In July 2002, at the first Senate hearing on Iraq, then-Senate Foreign Relations Committee chair Joe Biden pledged his allegiance to Bush’s war. Ever since, the blunt-spoken Biden has seized every opportunity to dismiss antiwar critics within his own party, vocally denouncing Bush’s handling of the war while doggedly supporting the war effort itself. Biden carried this message into the Kerry campaign as the candidate’s closest foreign policy confidant, and a few days after announcing his own intention to run for the presidency in 2008, he gave a major speech at the Brookings Institution in which he criticized rising calls for withdrawal as a “gigantic mistake.”
The Democrats’ speculative front-runner for ’08, Hillary Clinton, has offered similarly hawkish rhetoric. “If we were to artificially set a deadline of some sort, that would be like a green light to the terrorists, and we can’t afford to do that,” Clinton told CBS in February. Instead, she recently proposed enlarging the Army by 80,000 troops “to respond to threats wherever danger lies.” Clinton, a member of the Armed Services Committee, appears more comfortable accommodating the President’s Iraq policy than opposing it, and her early and sustained support for the war (and frequent photo-ops with the troops) supposedly reinforces her national security credentials.
This is an amazing article that explains why the presumptive leaders of the Democratic party continue to get it wrong on Iraq in spite of overwhelming opposition to Bush’s war in the Democratic Party and 60% opposition in the general public.
The continued high standing of the hawks has been made possible by their enablers in the strategic class–the foreign policy advisers, think-tank specialists and pundits. Their presumed expertise gives the strategic class a unique license to speak for the party on national security issues. This group has always been quietly influential, but since 9/11 it has risen in prominence, egging on and underpinning elected officials, crowding out dissenters within its own ranks and becoming increasingly ideologically monolithic. So far its members remain unchallenged. It’s more than a little ironic that the people who got Iraq so wrong continue to tell the Democrats how to get it right.
Ari Berman provides the outline of the Strategic Class Pyramid with familiar names and institutions and then points out the fundamental flaw of parroting the theocon talking points:
Central to the liberal hawks’ mission is a challenge to other Democrats that they too must become “national security Democrats,” to borrow a phrase coined by Holbrooke. To talk about national security a Democrat must be a national security Democrat, and to be a national security Democrat, a Democrat must enthusiastically support a militarized “war on terror,” protracted occupation in Iraq, “muscular” democratization and ever-larger defense budgets. The liberal hawks caricature other Democrats just as Republicans long stereotyped them. The pundits magnify the perception that Democrats are soft on national security, and they influence how consultants view public opinion and develop the message for candidates. In that sense, the bottom of the pyramid is always interacting with the top. It matters little that people like Beinart have no national security experience–as long as the hawks identify themselves as national security Democrats, they’re free to play the game.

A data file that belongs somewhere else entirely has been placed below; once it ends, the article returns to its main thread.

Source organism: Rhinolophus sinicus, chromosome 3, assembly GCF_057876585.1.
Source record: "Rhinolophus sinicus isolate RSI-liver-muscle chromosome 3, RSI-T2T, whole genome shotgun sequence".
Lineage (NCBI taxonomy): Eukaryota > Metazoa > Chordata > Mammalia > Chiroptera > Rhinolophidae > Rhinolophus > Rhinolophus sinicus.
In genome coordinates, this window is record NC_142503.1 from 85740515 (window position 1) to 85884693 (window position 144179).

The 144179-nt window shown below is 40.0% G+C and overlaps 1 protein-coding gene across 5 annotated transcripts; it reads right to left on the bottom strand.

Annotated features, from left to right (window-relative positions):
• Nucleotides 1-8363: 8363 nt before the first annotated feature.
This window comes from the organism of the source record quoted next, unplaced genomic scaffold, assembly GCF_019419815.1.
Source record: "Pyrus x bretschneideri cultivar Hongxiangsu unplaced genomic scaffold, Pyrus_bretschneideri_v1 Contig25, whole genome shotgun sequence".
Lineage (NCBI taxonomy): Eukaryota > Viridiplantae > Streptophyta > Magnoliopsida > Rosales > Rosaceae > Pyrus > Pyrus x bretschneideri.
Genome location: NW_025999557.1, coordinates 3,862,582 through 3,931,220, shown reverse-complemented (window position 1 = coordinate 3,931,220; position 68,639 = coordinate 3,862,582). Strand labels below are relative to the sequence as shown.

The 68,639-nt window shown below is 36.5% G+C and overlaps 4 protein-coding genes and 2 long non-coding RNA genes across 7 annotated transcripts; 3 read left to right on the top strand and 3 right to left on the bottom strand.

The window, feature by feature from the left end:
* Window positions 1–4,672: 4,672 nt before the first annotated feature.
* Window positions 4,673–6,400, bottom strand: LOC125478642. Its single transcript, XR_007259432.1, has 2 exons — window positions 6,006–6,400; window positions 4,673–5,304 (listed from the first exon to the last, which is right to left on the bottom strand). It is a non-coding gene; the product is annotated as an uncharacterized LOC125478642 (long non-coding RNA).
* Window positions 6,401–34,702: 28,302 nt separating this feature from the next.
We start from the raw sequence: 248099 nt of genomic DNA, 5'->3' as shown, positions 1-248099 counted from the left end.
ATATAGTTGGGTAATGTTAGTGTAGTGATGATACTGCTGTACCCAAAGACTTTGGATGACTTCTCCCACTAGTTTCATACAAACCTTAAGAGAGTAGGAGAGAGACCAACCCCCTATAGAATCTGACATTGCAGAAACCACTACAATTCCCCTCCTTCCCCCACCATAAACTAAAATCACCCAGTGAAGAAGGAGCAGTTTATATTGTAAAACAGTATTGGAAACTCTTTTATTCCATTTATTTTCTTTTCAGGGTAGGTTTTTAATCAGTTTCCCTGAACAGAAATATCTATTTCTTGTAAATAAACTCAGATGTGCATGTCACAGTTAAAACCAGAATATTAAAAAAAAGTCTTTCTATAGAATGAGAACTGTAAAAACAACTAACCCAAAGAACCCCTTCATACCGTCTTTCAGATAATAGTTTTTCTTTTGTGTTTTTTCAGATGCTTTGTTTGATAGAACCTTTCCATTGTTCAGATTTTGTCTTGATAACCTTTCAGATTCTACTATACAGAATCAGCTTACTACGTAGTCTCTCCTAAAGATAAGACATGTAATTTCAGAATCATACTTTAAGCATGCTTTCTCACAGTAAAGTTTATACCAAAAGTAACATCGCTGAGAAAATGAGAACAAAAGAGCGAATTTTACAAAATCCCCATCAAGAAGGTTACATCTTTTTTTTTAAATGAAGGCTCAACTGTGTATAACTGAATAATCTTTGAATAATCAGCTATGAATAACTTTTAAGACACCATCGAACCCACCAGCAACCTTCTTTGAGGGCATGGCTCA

That’s exactly the script played out a couple of weeks ago by Al From, Blueprint editor Peter Ross Range and Will Marshall at the Progressive Policy Institute.
The few rational foreign policy voices in the Democratic Party get drowned out:
“There’s an approach which says, ‘Let’s raise the stakes and call,'” says former Senator Gary Hart, a rare voice of principled opposition in the party today. “That if Republicans want a ten-division Army, let’s be for a twelve-division Army. I think that’s just nonsense, frankly. It’s stupid policy. Trying to get on the other side of the Republicans is folly, both politically and substantively.”
If Hart is correct, then why does so much of the Democratic strategic class march in lockstep? There’s no simple answer. The insularity of Washington, pressures of careerism, fear of appearing soft and the absence of institutional alternatives all contribute to a limiting of the debate. Bill Clinton’s misguided political dictum that the public “would rather have somebody who’s strong and wrong than somebody who’s weak and right” applies equally to the strategic class.
It looks like the Democratic Party is destined to follow BillandHillary over the Iraq war cliff unless someone or something can wake them up:
A few courageous elected officials are attempting to drum up Congressional support for withdrawal. Thus far, the hawks have drowned them out. Unless and until the strategic class transforms or declines in stature, the Democrats beholden to them will be doomed to repeat their Iraq mistakes.